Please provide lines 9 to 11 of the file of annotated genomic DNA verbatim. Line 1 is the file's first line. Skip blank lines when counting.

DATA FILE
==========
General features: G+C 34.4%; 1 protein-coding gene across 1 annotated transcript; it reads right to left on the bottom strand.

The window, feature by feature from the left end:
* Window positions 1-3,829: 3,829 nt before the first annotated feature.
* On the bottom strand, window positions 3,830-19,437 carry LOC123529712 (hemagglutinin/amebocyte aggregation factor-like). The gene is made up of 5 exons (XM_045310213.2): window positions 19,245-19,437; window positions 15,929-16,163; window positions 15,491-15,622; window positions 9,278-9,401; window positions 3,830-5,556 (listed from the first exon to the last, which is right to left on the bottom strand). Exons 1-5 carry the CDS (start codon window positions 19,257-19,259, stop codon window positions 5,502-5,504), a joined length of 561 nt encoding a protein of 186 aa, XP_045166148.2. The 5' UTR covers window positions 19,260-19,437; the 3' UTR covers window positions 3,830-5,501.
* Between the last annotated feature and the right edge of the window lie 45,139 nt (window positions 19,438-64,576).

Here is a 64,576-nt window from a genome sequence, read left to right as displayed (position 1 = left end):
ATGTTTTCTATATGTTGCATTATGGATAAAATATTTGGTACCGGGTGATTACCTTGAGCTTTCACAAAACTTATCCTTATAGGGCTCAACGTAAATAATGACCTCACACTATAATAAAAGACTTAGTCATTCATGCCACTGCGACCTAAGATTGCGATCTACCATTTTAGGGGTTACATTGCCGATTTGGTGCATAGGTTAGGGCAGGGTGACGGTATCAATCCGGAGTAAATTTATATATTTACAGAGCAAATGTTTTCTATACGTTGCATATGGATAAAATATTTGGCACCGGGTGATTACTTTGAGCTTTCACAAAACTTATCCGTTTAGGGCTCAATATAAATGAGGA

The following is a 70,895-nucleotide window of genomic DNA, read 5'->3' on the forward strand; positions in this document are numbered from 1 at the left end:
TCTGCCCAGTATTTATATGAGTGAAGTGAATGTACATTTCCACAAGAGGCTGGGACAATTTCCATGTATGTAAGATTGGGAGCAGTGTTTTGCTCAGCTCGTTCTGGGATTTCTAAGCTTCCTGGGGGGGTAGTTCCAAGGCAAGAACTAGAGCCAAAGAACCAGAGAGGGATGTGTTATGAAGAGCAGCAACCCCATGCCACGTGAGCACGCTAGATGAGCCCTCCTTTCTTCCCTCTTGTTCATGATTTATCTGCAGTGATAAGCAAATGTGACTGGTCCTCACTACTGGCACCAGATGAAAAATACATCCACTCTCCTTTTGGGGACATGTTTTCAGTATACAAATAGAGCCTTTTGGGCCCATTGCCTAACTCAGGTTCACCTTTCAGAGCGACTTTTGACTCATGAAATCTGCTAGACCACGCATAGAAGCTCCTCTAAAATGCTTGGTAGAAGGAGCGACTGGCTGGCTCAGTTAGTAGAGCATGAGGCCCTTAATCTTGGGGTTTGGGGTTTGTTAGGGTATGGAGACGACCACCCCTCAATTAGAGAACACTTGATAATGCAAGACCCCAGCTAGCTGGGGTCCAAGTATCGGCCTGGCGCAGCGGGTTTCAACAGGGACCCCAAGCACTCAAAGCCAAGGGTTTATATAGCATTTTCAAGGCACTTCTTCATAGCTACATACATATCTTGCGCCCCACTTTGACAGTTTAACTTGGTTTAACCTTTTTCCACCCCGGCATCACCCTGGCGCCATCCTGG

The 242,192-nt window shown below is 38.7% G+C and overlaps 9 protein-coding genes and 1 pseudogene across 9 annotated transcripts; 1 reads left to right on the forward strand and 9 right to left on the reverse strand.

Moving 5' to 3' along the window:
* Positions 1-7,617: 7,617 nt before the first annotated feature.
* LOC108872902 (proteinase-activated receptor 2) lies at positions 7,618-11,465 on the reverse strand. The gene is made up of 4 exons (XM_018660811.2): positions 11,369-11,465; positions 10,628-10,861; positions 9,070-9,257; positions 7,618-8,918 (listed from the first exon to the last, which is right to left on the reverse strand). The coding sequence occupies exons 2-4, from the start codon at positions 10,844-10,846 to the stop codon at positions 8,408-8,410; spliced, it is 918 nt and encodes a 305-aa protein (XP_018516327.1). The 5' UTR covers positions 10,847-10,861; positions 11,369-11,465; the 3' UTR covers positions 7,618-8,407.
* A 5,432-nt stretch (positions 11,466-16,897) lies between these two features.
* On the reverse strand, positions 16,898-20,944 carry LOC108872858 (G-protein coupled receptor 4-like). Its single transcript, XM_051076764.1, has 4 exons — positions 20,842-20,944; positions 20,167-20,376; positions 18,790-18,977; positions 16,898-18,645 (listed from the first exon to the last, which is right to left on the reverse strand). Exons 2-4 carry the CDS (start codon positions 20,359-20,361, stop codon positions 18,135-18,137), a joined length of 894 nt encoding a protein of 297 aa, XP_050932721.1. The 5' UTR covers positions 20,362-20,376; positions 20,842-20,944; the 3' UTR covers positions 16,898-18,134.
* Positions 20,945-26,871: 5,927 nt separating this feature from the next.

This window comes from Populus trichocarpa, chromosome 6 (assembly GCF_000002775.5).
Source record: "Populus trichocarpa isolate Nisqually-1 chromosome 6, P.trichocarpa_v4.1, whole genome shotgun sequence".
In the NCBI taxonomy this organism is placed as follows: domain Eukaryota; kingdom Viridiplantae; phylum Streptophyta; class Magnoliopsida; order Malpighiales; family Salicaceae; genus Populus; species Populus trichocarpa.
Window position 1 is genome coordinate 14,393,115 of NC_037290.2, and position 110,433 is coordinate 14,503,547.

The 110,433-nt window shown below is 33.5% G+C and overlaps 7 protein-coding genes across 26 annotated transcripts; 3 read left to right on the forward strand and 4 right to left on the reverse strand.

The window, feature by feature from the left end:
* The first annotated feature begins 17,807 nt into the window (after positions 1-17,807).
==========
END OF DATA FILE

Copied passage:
TCTGCCCAGTATTTATATGAGTGAAGTGAATGTACATTTCCACAAGAGGCTGGGACAATTTCCATGTATGTAAGATTGGGAGCAGTGTTTTGCTCAGCTCGTTCTGGGATTTCTAAGCTTCCTGGGGGGGTAGTTCCAAGGCAAGAACTAGAGCCAAAGAACCAGAGAGGGATGTGTTATGAAGAGCAGCAACCCCATGCCACGTGAGCACGCTAGATGAGCCCTCCTTTCTTCCCTCTTGTTCATGATTTATCTGCAGTGATAAGCAAATGTGACTGGTCCTCACTACTGGCACCAGATGAAAAATACATCCACTCTCCTTTTGGGGACATGTTTTCAGTATACAAATAGAGCCTTTTGGGCCCATTGCCTAACTCAGGTTCACCTTTCAGAGCGACTTTTGACTCATGAAATCTGCTAGACCACGCATAGAAGCTCCTCTAAAATGCTTGGTAGAAGGAGCGACTGGCTGGCTCAGTTAGTAGAGCATGAGGCCCTTAATCTTGGGGTTTGGGGTTTGTTAGGGTATGGAGACGACCACCCCTCAATTAGAGAACACTTGATAATGCAAGACCCCAGCTAGCTGGGGTCCAAGTATCGGCCTGGCGCAGCGGGTTTCAACAGGGACCCCAAGCACTCAAAGCCAAGGGTTTATATAGCATTTTCAAGGCACTTCTTCATAGCTACATACATATCTTGCGCCCCACTTTGACAGTTTAACTTGGTTTAACCTTTTTCCACCCCGGCATCACCCTGGCGCCATCCTGG

The 242,192-nt window shown below is 38.7% G+C and overlaps 9 protein-coding genes and 1 pseudogene across 9 annotated transcripts; 1 reads left to right on the forward strand and 9 right to left on the reverse strand.

Moving 5' to 3' along the window: